Hospital patients who smoke or drink to be helped to quit

Smokers and problem drinkers who are admitted to hospital in England will be given help to quit or cut down, to reduce demands on the health service.

The measures are part of a long-term plan to be announced over the next few days by NHS England.

It said addiction to alcohol and tobacco were two of the biggest causes of ill health and early death.

And the right support could save lives and help people stay fitter for longer.

Health charity Ash said it was delighted by the plans and Public Health England called the move "smart", saying it would save thousands of lives and help the NHS survive into the future.

Support schemes

Alcohol-related harm costs the NHS in England around £3.5bn each year – admissions to hospitals have increased by 17% in the past decade to just over 2% of the total number.

But the use of specialist Alcohol Care Teams has seen a significant reduction in A&E attendances, ambulance callouts and readmissions.

The teams offer specialist help to patients on how to give up drinking and support to stay off it, which includes written advice, as well as counselling.

That scheme is already running in Bolton, Salford, Nottingham, Liverpool, London and Portsmouth.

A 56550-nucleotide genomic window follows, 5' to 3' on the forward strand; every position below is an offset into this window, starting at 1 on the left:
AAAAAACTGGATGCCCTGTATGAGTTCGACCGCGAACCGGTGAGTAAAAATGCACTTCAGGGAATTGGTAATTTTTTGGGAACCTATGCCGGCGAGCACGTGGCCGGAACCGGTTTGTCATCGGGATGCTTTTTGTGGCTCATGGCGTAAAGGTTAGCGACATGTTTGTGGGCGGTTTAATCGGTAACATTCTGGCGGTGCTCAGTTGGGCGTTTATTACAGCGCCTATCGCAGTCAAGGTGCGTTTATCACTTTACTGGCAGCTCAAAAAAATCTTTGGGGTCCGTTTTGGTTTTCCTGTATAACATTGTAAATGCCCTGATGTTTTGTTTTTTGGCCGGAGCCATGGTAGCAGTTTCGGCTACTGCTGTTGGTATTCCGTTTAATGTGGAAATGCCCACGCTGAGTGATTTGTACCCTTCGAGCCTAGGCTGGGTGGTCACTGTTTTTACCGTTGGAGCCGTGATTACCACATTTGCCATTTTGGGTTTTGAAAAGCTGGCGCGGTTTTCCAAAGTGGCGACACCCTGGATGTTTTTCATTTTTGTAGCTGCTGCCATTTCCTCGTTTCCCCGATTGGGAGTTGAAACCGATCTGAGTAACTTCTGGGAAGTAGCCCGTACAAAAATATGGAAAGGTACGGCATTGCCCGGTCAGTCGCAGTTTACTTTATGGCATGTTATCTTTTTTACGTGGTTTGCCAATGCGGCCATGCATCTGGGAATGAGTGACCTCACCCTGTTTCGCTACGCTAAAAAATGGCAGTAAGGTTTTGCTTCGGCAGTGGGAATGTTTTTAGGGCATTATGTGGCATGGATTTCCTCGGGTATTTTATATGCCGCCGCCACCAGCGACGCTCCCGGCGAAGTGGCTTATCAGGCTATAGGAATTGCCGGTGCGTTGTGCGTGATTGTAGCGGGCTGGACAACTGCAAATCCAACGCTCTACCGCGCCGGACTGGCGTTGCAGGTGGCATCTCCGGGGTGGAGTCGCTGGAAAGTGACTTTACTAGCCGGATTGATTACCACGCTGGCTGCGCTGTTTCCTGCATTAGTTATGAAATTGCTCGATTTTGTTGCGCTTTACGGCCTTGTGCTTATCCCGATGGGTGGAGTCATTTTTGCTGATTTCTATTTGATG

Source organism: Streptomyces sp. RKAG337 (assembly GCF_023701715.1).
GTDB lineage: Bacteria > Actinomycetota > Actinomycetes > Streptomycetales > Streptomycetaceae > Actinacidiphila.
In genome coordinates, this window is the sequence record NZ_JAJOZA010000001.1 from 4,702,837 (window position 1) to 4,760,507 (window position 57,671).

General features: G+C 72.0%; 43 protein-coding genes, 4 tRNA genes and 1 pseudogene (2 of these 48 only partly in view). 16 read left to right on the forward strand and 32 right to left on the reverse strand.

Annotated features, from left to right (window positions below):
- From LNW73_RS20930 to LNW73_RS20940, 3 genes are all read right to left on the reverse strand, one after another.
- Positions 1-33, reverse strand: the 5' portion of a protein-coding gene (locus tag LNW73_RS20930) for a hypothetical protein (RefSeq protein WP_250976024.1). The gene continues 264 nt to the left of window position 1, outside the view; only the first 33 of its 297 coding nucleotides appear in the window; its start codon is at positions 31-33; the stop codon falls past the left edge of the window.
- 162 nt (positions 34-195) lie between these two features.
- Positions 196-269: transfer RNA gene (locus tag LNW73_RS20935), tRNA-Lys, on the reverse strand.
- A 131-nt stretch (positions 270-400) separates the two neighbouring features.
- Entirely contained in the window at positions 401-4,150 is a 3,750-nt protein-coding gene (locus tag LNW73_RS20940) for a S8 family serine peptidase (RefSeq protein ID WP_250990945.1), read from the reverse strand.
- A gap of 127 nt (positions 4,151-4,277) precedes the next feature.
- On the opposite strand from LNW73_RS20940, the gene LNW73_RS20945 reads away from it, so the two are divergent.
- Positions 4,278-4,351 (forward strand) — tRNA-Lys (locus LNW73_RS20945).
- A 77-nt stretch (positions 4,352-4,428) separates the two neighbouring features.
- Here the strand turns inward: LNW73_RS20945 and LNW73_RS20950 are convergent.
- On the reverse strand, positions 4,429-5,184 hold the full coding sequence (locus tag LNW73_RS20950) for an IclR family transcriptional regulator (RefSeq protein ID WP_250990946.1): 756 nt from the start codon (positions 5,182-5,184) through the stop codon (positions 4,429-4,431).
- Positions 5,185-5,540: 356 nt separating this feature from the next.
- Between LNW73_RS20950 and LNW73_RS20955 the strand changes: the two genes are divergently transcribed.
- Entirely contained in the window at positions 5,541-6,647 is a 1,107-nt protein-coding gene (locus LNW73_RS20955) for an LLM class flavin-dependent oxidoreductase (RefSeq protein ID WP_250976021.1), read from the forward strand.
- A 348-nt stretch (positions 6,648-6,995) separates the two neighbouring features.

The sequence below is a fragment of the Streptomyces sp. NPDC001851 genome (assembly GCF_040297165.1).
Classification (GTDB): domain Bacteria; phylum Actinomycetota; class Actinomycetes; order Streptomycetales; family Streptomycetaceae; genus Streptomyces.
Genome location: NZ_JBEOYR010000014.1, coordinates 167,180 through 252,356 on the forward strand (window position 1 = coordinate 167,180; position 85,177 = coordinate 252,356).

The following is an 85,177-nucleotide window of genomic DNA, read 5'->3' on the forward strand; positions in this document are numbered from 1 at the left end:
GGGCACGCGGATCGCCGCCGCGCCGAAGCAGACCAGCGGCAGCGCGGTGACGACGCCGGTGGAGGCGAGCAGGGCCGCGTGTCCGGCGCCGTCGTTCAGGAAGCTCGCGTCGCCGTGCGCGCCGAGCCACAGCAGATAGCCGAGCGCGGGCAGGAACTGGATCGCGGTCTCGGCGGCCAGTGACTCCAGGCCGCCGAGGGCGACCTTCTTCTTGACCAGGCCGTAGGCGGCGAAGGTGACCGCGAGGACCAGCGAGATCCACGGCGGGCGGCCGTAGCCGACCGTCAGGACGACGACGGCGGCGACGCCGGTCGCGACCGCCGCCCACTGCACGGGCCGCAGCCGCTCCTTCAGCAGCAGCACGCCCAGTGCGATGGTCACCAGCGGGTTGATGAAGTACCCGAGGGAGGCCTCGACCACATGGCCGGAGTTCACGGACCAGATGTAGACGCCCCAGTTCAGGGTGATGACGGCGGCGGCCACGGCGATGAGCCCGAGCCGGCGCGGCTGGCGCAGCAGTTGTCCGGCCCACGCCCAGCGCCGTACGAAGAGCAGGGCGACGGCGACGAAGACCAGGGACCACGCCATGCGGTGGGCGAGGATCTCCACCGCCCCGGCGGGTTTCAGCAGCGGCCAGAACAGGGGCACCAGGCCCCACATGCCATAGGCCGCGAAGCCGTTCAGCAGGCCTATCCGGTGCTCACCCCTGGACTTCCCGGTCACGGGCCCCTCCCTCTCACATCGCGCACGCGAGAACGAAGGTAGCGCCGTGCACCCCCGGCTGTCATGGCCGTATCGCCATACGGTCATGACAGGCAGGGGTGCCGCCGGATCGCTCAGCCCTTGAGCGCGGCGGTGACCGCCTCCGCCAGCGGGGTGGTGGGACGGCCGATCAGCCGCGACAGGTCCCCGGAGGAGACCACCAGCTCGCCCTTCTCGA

It will now be expanded to 50 hospitals with the highest number of alcohol-related admissions across the country.

And every smoker admitted to hospital – around half a million people a year – will be offered specialised support to quit.

This includes pregnant women and their partners.

Recent figures show that 10% of women in England are still smoking when their baby is born, which can double the risk of stillbirth and increase the risk of miscarriage.

Areas of particular need, such as Blackpool where one in five pregnant women smokes, will be given priority over the next five years, NHS England says.

'Sea change in care'

Simon Stevens, NHS England chief executive, said: "Drinking to excess can destroy families, with the NHS too often left to pick up the pieces.

"Alcohol and tobacco addiction remain two of the biggest causes of ill health and early death, and the right support can save lives."

He said the long-term plan delivered a "sea change in care for a range of major conditions" like cancer, mental ill health and heart disease.

And he said it gave patients "the support they need to take greater control of their own health and stay fitter longer".

The Royal College of Physicians said many patients only come to the attention of the NHS during their first stay in hospital.

"Every contact a health professional has with a patient is an opportunity to help the patient give up smoking – having a system in place to treat tobacco dependency with allocated funding will help make it happen.

"The focus on the management of alcohol-related disease is also very welcome.

"We mustn't forget prevention though and further measures to reduce harmful drinking are much needed."

Smokers' campaign group Forest criticised the NHS initiative as being "tantamount to bullying".

Its director, Simon Clark, said: "It's stressful enough being in hospital without the additional pressure of being hounded to stop smoking.

"Pressuring smokers to quit, especially if they're in hospital for a non smoking-related reason, is an invasion of privacy."

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